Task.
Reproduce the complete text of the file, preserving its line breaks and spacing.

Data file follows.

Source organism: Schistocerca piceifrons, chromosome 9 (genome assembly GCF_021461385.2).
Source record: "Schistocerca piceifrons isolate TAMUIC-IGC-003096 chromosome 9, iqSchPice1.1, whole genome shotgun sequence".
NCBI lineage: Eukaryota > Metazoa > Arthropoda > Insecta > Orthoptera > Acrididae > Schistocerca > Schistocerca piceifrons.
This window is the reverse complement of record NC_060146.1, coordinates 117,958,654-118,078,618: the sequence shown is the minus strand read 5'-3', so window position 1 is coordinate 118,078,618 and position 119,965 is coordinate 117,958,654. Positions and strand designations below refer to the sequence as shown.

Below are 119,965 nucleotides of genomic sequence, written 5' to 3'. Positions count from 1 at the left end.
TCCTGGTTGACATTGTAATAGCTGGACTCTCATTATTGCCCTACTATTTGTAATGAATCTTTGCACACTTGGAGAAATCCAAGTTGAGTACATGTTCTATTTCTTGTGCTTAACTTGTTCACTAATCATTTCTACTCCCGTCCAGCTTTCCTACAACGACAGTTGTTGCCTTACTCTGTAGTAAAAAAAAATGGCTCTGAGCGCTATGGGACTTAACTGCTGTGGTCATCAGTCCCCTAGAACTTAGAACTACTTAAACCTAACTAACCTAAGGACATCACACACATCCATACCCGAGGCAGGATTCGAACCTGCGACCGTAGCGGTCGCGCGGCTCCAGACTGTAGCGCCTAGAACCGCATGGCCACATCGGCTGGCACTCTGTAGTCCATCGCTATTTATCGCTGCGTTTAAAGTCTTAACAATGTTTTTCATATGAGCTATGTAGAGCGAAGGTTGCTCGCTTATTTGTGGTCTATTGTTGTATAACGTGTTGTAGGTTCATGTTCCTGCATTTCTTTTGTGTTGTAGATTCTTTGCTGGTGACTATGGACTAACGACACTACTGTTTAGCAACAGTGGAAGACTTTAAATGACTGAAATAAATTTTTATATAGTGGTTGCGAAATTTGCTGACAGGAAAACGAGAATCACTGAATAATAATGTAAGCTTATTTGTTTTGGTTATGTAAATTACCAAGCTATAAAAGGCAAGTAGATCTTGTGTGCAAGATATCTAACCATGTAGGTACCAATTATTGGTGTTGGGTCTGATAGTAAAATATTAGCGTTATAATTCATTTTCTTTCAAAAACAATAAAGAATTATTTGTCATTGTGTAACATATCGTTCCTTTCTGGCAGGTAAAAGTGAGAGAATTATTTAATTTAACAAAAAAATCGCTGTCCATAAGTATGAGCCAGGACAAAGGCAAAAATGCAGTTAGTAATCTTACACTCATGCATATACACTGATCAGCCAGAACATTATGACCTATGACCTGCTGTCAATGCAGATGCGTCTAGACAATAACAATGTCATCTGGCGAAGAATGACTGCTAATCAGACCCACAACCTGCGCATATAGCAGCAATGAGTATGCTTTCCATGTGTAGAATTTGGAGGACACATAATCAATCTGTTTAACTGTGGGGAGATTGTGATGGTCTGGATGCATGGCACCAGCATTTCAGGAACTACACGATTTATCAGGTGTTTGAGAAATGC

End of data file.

Source organism: Schistocerca piceifrons, chromosome 9 (genome assembly GCF_021461385.2).
Source record: "Schistocerca piceifrons isolate TAMUIC-IGC-003096 chromosome 9, iqSchPice1.1, whole genome shotgun sequence".
NCBI lineage: Eukaryota > Metazoa > Arthropoda > Insecta > Orthoptera > Acrididae > Schistocerca > Schistocerca piceifrons.
This window is the reverse complement of record NC_060146.1, coordinates 117,958,654-118,078,618: the sequence shown is the minus strand read 5'-3', so window position 1 is coordinate 118,078,618 and position 119,965 is coordinate 117,958,654. Positions and strand designations below refer to the sequence as shown.

Below are 119,965 nucleotides of genomic sequence, written 5' to 3'. Positions count from 1 at the left end.
TCCTGGTTGACATTGTAATAGCTGGACTCTCATTATTGCCCTACTATTTGTAATGAATCTTTGCACACTTGGAGAAATCCAAGTTGAGTACATGTTCTATTTCTTGTGCTTAACTTGTTCACTAATCATTTCTACTCCCGTCCAGCTTTCCTACAACGACAGTTGTTGCCTTACTCTGTAGTAAAAAAAAATGGCTCTGAGCGCTATGGGACTTAACTGCTGTGGTCATCAGTCCCCTAGAACTTAGAACTACTTAAACCTAACTAACCTAAGGACATCACACACATCCATACCCGAGGCAGGATTCGAACCTGCGACCGTAGCGGTCGCGCGGCTCCAGACTGTAGCGCCTAGAACCGCATGGCCACATCGGCTGGCACTCTGTAGTCCATCGCTATTTATCGCTGCGTTTAAAGTCTTAACAATGTTTTTCATATGAGCTATGTAGAGCGAAGGTTGCTCGCTTATTTGTGGTCTATTGTTGTATAACGTGTTGTAGGTTCATGTTCCTGCATTTCTTTTGTGTTGTAGATTCTTTGCTGGTGACTATGGACTAACGACACTACTGTTTAGCAACAGTGGAAGACTTTAAATGACTGAAATAAATTTTTATATAGTGGTTGCGAAATTTGCTGACAGGAAAACGAGAATCACTGAATAATAATGTAAGCTTATTTGTTTTGGTTATGTAAATTACCAAGCTATAAAAGGCAAGTAGATCTTGTGTGCAAGATATCTAACCATGTAGGTACCAATTATTGGTGTTGGGTCTGATAGTAAAATATTAGCGTTATAATTCATTTTCTTTCAAAAACAATAAAGAATTATTTGTCATTGTGTAACATATCGTTCCTTTCTGGCAGGTAAAAGTGAGAGAATTATTTAATTTAACAAAAAAATCGCTGTCCATAAGTATGAGCCAGGACAAAGGCAAAAATGCAGTTAGTAATCTTACACTCATGCATATACACTGATCAGCCAGAACATTATGACCTATGACCTGCTGTCAATGCAGATGCGTCTAGACAATAACAATGTCATCTGGCGAAGAATGACTGCTAATCAGACCCACAACCTGCGCATATAGCAGCAATGAGTATGCTTTCCATGTGTAGAATTTGGAGGACACATAATCAATCTGTTTAACTGTGGGGAGATTGTGATGGTCTGGATGCATGGCACCAGCATTTCAGGAACTACACGATTTATCAGGTGTTTGAGAAATGC